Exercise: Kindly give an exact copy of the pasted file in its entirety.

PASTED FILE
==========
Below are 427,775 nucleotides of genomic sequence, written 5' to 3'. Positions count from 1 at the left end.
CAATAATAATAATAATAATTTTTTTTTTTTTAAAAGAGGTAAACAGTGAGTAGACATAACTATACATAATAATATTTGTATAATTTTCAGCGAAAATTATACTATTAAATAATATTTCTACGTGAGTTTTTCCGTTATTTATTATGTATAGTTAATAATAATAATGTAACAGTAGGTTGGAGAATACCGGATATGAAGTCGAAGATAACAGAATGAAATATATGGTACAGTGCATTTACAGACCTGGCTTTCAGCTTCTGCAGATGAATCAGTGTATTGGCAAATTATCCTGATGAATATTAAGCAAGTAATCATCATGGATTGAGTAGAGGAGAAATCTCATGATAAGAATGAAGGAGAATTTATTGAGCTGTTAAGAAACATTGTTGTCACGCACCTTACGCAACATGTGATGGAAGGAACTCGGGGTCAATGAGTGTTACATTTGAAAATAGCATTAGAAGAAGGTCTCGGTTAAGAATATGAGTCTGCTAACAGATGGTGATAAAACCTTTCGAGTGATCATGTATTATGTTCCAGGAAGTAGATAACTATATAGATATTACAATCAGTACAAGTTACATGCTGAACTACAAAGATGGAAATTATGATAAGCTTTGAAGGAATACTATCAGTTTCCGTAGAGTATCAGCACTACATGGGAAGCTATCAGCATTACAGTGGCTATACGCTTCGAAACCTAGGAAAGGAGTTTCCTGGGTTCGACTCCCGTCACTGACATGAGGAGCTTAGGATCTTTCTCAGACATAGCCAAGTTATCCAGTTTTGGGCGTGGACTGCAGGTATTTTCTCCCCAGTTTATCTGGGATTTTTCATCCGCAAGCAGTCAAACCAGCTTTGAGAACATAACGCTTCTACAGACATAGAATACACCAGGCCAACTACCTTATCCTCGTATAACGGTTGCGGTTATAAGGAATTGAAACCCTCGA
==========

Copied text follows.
Below are 427,775 nucleotides of genomic sequence, written 5' to 3'. Positions count from 1 at the left end.
CAATAATAATAATAATAATTTTTTTTTTTTTAAAAGAGGTAAACAGTGAGTAGACATAACTATACATAATAATATTTGTATAATTTTCAGCGAAAATTATACTATTAAATAATATTTCTACGTGAGTTTTTCCGTTATTTATTATGTATAGTTAATAATAATAATGTAACAGTAGGTTGGAGAATACCGGATATGAAGTCGAAGATAACAGAATGAAATATATGGTACAGTGCATTTACAGACCTGGCTTTCAGCTTCTGCAGATGAATCAGTGTATTGGCAAATTATCCTGATGAATATTAAGCAAGTAATCATCATGGATTGAGTAGAGGAGAAATCTCATGATAAGAATGAAGGAGAATTTATTGAGCTGTTAAGAAACATTGTTGTCACGCACCTTACGCAACATGTGATGGAAGGAACTCGGGGTCAATGAGTGTTACATTTGAAAATAGCATTAGAAGAAGGTCTCGGTTAAGAATATGAGTCTGCTAACAGATGGTGATAAAACCTTTCGAGTGATCATGTATTATGTTCCAGGAAGTAGATAACTATATAGATATTACAATCAGTACAAGTTACATGCTGAACTACAAAGATGGAAATTATGATAAGCTTTGAAGGAATACTATCAGTTTCCGTAGAGTATCAGCACTACATGGGAAGCTATCAGCATTACAGTGGCTATACGCTTCGAAACCTAGGAAAGGAGTTTCCTGGGTTCGACTCCCGTCACTGACATGAGGAGCTTAGGATCTTTCTCAGACATAGCCAAGTTATCCAGTTTTGGGCGTGGACTGCAGGTATTTTCTCCCCAGTTTATCTGGGATTTTTCATCCGCAAGCAGTCAAACCAGCTTTGAGAACATAACGCTTCTACAGACATAGAATACACCAGGCCAACTACCTTATCCTCGTATAACGGTTGCGGTTATAAGGAATTGAAACCCTCGA